Once the cheese is condensed into curds and salted, there are still a few steps before it's ready to eat. All of them really depend on what the cheesemaker produces. Although the type of cheese became a factor with the temperature of the milk and the size of the curds, the differences become even greater in the final steps.
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Pressing -- one of the final steps in the cheesemaking process
If the cheesemaker is producing cheddar (or a similar uncooked, pressed cheese), for example, he or she might cheddar the curds. In this process, the curds are stacked on top of each other, pressed together and then stacked again to expel the maximum amount of whey and dry them out. Then they're chopped fine, salted and pressed into molds.
Cooked, pressed cheeses come from curds that have been cooked and stirred to give them a soft, stringy texture. High temperatures result in firmer cheeses like Emmental, while low ones create the right texture for fontina. Mozzarella production ends after the cooking process. Blue-veined cheeses aren't cooked at all, because they need a looser texture for mold to grow.
Salt flavors the cheese and also keeps it from spoiling quickly. If the salt has not already been added to the curds, the cheese can be rubbed or washed with salt, or even floated in a briny "bath." All of these methods affect the flavor of the cheese in different ways -- cheeses like Parmigiano-Reggiano get a salt rub while washed-rind cheeses are washed with brine or other liquids.Next, the cheese is usually packed into a mold. Some are pressed to remove more whey, while others are simply molded. The more a cheese is pressed, the denser its texture will be. Some cheeses are finished after this stage, but many go through a ripening or aging period.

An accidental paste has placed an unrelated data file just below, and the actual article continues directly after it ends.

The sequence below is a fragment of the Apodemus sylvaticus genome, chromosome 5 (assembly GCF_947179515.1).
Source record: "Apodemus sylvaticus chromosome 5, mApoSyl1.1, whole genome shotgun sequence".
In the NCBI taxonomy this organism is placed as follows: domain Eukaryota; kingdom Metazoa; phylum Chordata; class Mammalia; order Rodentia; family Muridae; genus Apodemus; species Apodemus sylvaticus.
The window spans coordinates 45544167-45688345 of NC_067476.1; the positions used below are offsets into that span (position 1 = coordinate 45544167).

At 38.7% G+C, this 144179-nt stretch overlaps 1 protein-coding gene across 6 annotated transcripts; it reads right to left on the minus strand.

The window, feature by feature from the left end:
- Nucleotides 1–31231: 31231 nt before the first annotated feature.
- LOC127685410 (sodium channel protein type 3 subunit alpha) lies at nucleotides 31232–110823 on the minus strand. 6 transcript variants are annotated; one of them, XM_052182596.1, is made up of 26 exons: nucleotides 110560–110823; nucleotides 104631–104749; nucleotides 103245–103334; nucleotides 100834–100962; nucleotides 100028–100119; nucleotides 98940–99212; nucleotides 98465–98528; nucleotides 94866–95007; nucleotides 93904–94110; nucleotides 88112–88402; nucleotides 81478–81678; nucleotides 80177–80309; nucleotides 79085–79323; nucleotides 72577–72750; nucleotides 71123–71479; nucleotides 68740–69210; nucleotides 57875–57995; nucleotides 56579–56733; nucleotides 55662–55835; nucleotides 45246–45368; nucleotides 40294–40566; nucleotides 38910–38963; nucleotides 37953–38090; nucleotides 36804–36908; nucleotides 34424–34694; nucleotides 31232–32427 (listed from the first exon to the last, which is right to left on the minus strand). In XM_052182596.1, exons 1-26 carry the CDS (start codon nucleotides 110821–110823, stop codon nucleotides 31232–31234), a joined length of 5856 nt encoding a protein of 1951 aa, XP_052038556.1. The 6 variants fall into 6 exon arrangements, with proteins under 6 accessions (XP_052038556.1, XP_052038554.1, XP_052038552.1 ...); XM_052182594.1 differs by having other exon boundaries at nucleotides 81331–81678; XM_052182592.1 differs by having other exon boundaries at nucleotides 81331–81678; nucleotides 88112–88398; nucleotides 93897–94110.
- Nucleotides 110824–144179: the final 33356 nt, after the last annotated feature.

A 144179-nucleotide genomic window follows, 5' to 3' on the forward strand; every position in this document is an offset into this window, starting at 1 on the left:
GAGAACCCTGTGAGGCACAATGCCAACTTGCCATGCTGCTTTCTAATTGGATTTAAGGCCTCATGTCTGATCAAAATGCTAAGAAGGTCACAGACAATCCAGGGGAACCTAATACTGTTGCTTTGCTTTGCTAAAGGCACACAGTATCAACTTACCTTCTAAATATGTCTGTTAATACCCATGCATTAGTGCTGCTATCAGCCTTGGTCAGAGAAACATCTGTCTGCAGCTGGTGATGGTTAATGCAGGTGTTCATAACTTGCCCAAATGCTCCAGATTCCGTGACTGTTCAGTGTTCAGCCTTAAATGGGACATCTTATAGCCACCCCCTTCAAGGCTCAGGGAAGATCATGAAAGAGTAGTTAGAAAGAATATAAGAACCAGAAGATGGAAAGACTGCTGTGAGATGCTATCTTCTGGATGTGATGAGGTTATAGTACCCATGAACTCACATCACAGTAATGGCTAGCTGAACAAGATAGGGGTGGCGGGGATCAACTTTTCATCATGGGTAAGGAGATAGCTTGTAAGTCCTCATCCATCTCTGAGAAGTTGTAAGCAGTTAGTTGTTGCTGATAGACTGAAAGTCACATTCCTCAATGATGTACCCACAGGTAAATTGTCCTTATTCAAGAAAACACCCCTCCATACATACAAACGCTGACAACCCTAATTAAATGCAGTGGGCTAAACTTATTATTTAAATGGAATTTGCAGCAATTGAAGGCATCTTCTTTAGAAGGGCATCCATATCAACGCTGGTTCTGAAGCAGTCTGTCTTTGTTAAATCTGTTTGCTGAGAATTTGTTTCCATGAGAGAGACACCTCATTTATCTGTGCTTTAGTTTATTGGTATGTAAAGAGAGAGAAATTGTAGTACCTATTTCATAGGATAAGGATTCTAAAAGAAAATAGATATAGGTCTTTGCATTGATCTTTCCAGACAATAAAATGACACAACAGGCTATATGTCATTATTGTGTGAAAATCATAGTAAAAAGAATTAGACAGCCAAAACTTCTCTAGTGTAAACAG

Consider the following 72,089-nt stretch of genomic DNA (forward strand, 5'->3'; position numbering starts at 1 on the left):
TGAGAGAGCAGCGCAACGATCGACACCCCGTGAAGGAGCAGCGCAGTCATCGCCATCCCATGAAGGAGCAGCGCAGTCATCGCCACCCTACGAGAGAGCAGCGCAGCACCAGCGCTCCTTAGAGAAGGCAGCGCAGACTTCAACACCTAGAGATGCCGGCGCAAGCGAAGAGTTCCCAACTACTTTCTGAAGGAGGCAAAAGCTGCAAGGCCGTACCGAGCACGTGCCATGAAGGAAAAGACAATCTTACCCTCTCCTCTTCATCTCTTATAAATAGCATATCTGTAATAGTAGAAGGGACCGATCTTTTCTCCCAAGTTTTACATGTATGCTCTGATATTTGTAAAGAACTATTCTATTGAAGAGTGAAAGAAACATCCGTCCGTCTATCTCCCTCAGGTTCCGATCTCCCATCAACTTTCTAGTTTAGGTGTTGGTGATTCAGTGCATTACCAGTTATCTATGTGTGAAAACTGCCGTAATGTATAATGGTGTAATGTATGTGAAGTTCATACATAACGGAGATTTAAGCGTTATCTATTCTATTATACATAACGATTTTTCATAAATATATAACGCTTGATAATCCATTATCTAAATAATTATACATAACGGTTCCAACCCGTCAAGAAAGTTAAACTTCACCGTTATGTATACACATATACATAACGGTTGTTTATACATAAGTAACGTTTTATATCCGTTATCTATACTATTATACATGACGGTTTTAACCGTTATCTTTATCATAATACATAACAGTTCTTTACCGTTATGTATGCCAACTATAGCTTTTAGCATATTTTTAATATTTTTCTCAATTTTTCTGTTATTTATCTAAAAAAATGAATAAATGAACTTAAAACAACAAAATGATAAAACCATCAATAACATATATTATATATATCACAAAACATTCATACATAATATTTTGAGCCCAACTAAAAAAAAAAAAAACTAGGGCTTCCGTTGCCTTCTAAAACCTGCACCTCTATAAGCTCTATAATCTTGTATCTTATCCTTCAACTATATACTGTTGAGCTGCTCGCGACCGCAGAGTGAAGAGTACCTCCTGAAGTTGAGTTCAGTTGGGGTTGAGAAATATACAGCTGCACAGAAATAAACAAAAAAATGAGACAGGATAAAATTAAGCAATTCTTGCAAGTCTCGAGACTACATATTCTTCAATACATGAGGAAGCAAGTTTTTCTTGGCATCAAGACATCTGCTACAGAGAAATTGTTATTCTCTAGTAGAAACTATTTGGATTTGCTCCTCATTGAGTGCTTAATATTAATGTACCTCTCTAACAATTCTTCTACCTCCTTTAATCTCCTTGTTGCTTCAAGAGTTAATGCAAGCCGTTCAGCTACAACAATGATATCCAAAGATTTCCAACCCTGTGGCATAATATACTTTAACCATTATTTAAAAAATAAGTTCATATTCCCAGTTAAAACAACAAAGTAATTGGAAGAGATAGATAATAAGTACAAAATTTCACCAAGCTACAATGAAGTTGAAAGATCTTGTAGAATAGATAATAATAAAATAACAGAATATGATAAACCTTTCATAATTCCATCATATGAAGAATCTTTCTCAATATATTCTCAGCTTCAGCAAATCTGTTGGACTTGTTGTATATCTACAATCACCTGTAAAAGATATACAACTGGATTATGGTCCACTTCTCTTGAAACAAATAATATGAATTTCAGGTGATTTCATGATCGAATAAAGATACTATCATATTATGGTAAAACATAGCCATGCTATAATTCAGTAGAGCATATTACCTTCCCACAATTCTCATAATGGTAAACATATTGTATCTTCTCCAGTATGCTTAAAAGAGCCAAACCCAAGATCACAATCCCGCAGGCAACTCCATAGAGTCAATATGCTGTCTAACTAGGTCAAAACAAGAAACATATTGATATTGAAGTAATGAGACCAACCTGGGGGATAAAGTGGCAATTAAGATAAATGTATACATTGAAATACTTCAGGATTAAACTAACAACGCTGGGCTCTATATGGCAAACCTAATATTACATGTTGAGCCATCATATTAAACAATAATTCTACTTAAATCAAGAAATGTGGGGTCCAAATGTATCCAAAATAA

Before this stage, cheeses that need ripening usually taste bland and rubbery. During ripening, the milk proteins in the cheese break down further and impart more taste. The two most important factors during ripening are temperature and humidity, so cheese is usually ripened in carefully controlled storage facilities. Soft cheeses need high humidity, and they ripen quickly. Hard cheeses need slightly lower humidity. The humidity keeps the cheese from getting too dry and allows it to ripen at the right pace. Many cheeses are regularly washed, brushed and turned while ripening.
"Affinage" is the French word for "maturing" or "the art of refining," especially when it comes to cheese. "Affineurs" specialize in the art of cheese ripening. They take the cheese from the producer and age it to perfection before selling it. In France, an affineur may start as an apprentice and hone his craft over many years.
During ripening, the starters that were used to begin the curdling process play a part again and influence the taste and appearance of the final cheese. Cheeses with holes are made with bacteria that eat lactic acid and give off bubbles of carbon dioxide. Blue-veined cheeses start with a culture that feeds on oxygen. In a process called needling, cheesemakers make holes in the cheese, which lets in oxygen to feed the bacteria that produces mold.
Soft-ripened cheeses like Brie are made with bacteria that makes them start ripening on the outside first. Mold is often sprayed on to the surface to encourage the growth of white, "bloomy" rinds.